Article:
Manitoba’s environmental regulator is in the early stages of planning its upcoming hearing into the regulation of Lake Winnipeg’s water levels.
It’s known as the Lake Winnipeg Regulation (LWR) and it involves Manitoba Hydro’s use of the lake as a reservoir to power its northern generating stations during the winter months when electricity demand climbs.
Manitoba Hydro is seeking a permanent licence from the province to continue to regulate the lake’s levels, something it’s been doing since the mid-1970s after it was granted an interim licence.
Hydro filed its request for a permanent licence more than three years ago, but an environmental hearing was delayed to allow the Clean Environment Commission conduct hearings into the Bipole III transmission line and the Keeyask generating station.
The commission plans to hold public meetings starting this fall in communities around the lake as it reviews Hydro’s request under the Water Power Act.
Hydro wants a permanent licence to ensure it has a steady supply of water to generate electricity not only during the winter, but to export more power to other provinces and the United States.
In advance the commission has asked Manitoba Hydro to submit a "plain language" report outlining the history and issues regarding regulation of water levels on Lake Winnipeg. The report is to be available before the end of July.
The CEC hopes to make its recommendation to the province in about one year, commission chairman Terry Sargeant said at a recent meeting.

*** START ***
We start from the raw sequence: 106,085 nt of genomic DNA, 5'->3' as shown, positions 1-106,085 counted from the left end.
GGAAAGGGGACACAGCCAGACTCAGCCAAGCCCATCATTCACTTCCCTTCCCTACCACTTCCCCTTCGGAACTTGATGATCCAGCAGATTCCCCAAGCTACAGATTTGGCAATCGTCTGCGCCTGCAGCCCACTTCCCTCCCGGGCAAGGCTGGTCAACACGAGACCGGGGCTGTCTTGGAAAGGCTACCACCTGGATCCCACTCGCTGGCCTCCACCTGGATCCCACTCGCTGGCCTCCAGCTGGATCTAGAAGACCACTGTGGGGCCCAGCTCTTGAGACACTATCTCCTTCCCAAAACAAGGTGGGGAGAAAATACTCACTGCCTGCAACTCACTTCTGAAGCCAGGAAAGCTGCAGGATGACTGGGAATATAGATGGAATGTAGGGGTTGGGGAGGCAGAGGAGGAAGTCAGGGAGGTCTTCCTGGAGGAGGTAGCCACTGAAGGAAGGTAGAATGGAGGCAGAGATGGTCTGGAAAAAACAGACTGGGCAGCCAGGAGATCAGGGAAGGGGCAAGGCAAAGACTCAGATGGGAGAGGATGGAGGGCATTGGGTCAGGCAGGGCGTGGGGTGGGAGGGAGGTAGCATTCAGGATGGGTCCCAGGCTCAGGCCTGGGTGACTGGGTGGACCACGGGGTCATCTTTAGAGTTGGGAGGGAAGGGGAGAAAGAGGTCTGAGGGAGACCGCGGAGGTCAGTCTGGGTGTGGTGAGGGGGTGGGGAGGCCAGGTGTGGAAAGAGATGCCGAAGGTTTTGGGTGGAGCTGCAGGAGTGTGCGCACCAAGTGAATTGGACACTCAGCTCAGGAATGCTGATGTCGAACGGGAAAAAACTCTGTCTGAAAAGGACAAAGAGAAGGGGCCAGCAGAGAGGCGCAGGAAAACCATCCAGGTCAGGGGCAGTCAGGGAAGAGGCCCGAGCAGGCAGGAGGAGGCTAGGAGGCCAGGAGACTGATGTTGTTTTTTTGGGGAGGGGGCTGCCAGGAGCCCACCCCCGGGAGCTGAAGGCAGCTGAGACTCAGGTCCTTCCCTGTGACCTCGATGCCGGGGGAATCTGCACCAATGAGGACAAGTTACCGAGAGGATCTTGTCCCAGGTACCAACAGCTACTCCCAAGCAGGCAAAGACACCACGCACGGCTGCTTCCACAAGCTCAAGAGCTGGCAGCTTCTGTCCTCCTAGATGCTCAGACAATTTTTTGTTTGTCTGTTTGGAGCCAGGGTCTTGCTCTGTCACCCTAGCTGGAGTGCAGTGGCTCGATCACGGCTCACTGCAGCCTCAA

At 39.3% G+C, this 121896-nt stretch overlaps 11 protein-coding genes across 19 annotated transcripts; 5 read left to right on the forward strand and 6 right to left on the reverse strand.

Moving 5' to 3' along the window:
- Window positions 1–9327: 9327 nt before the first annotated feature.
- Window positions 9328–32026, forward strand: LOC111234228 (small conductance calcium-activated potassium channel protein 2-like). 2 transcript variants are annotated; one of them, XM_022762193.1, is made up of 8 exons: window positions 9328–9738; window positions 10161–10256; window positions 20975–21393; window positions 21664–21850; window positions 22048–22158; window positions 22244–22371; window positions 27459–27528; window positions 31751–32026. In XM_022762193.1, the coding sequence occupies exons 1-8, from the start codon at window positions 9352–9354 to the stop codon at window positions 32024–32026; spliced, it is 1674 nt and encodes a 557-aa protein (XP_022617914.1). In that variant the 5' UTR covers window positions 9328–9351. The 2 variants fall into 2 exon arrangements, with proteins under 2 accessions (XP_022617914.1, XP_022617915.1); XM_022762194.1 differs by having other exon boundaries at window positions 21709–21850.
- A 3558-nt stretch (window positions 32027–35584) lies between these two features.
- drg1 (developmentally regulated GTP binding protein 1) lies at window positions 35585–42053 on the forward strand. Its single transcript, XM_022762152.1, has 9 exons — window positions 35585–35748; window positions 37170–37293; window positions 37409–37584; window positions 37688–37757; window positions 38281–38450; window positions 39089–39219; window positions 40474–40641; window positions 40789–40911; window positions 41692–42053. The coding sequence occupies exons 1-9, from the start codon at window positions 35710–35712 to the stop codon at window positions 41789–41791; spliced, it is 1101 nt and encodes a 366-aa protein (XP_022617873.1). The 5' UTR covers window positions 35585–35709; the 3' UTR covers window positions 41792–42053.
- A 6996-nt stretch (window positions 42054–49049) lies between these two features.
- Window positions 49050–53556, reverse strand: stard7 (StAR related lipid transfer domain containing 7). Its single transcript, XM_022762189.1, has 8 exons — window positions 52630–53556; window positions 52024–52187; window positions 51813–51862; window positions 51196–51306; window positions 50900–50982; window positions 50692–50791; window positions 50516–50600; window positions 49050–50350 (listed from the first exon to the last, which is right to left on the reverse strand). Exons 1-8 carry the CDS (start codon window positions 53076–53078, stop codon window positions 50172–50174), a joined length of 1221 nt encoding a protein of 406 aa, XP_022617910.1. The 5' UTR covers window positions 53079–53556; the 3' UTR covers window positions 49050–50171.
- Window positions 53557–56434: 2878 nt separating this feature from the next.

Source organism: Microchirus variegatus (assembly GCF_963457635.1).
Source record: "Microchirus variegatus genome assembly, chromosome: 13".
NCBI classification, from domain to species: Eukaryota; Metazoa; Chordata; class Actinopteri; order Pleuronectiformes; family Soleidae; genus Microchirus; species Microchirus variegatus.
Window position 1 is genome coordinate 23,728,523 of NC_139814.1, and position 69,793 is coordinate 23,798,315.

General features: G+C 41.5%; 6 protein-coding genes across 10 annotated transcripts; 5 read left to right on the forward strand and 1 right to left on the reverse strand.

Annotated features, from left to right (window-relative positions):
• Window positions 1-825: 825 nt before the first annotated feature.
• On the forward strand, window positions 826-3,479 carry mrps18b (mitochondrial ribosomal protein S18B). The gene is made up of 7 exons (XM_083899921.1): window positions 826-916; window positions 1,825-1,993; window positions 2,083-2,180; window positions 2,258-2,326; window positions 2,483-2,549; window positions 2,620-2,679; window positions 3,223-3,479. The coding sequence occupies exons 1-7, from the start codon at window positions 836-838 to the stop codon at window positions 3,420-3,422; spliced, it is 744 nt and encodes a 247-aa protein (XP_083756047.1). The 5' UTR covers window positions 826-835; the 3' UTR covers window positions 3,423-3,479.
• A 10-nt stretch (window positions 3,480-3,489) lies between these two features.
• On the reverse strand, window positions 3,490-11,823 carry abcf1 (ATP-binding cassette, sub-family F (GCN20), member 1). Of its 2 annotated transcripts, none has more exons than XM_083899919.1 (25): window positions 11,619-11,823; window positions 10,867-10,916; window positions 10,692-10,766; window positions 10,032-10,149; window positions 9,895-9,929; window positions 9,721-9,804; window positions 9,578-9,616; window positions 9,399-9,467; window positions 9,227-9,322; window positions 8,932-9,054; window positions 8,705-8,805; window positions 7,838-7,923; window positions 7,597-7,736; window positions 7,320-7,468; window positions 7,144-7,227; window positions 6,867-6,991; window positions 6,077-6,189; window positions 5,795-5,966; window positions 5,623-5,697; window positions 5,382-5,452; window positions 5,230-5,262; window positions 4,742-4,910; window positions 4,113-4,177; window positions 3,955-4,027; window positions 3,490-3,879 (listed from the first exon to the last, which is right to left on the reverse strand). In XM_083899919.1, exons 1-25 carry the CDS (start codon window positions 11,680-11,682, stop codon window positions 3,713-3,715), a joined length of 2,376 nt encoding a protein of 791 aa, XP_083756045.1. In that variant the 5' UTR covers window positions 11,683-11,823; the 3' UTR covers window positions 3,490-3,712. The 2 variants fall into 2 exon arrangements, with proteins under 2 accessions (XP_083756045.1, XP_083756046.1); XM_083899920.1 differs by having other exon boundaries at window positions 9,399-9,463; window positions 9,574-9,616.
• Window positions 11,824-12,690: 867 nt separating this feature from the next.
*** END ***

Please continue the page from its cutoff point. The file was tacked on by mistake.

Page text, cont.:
"We have been asked specifically to review the broader public policy rationale in effect at the time leading up to the issuance of the interim licence in 1970, the effects and impact of Lake Winnipeg Regulation since first operation in 1976, the successes and failures of implementation of the policy goals," Sargeant said.
"While we recognize that Lake Winnipeg Regulation is part of the hydro system, it is not up to the commission to decide whether other parts of the system are also examined as part of this review."
The ultimate decision to grant the final licence will be made by Minister of Conservation and Water Stewardship Gord Mackintosh.
To date, the Manitoba Association of Cottage Owners, the Save Lake Winnipeg Project and the Lake Winnipeg Foundation have submitted briefs.
The commission also wants to know the environmental impact of regulating the lake, including on marshes, shoreline erosion and algae growth.
Many say because the lake no longer sees more frequent low-water years, marshes like Netley Marsh in the south basin are being drowned out and unable to absorb the phosphorus and nitrogen that fuel algae growth. And many cottage owners say consistently high water levels are eroding the shoreline around the lake, ruining popular beaches and threatening to destroy properties.